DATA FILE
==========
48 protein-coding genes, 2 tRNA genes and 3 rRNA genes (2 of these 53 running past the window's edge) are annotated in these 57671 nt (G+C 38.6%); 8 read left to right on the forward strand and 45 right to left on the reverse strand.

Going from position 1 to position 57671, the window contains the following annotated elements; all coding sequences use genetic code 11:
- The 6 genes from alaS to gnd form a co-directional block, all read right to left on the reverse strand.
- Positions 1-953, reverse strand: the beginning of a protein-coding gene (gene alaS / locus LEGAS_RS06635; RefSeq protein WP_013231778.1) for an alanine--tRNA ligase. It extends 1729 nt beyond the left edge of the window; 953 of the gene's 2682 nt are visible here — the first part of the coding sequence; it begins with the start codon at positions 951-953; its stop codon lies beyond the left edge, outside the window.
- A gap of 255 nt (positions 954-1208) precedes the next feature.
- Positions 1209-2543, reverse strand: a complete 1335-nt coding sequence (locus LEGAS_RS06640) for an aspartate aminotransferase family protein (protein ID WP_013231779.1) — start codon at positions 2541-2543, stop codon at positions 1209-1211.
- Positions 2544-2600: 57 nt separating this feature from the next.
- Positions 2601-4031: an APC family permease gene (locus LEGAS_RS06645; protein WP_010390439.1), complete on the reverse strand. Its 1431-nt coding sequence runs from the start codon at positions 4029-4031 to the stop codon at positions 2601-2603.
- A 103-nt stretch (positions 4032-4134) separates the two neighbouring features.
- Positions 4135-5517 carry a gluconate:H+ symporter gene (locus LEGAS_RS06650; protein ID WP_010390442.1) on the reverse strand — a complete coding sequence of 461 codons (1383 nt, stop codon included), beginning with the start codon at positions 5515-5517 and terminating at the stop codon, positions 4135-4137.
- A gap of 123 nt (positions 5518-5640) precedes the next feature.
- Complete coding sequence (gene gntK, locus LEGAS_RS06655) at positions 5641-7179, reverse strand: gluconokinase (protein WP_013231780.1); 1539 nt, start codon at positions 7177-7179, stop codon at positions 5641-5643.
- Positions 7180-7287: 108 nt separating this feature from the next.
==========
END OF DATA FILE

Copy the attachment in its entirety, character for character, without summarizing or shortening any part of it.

48 protein-coding genes, 2 tRNA genes and 3 rRNA genes (2 of these 53 running past the window's edge) are annotated in these 57671 nt (G+C 38.6%); 8 read left to right on the forward strand and 45 right to left on the reverse strand.

Going from position 1 to position 57671, the window contains the following annotated elements; all coding sequences use genetic code 11:
- The 6 genes from alaS to gnd form a co-directional block, all read right to left on the reverse strand.
- Positions 1-953, reverse strand: the beginning of a protein-coding gene (gene alaS / locus LEGAS_RS06635; RefSeq protein WP_013231778.1) for an alanine--tRNA ligase. It extends 1729 nt beyond the left edge of the window; 953 of the gene's 2682 nt are visible here — the first part of the coding sequence; it begins with the start codon at positions 951-953; its stop codon lies beyond the left edge, outside the window.
- A gap of 255 nt (positions 954-1208) precedes the next feature.
- Positions 1209-2543, reverse strand: a complete 1335-nt coding sequence (locus LEGAS_RS06640) for an aspartate aminotransferase family protein (protein ID WP_013231779.1) — start codon at positions 2541-2543, stop codon at positions 1209-1211.
- Positions 2544-2600: 57 nt separating this feature from the next.
- Positions 2601-4031: an APC family permease gene (locus LEGAS_RS06645; protein WP_010390439.1), complete on the reverse strand. Its 1431-nt coding sequence runs from the start codon at positions 4029-4031 to the stop codon at positions 2601-2603.
- A 103-nt stretch (positions 4032-4134) separates the two neighbouring features.
- Positions 4135-5517 carry a gluconate:H+ symporter gene (locus LEGAS_RS06650; protein ID WP_010390442.1) on the reverse strand — a complete coding sequence of 461 codons (1383 nt, stop codon included), beginning with the start codon at positions 5515-5517 and terminating at the stop codon, positions 4135-4137.
- A gap of 123 nt (positions 5518-5640) precedes the next feature.
- Complete coding sequence (gene gntK, locus LEGAS_RS06655) at positions 5641-7179, reverse strand: gluconokinase (protein WP_013231780.1); 1539 nt, start codon at positions 7177-7179, stop codon at positions 5641-5643.
- Positions 7180-7287: 108 nt separating this feature from the next.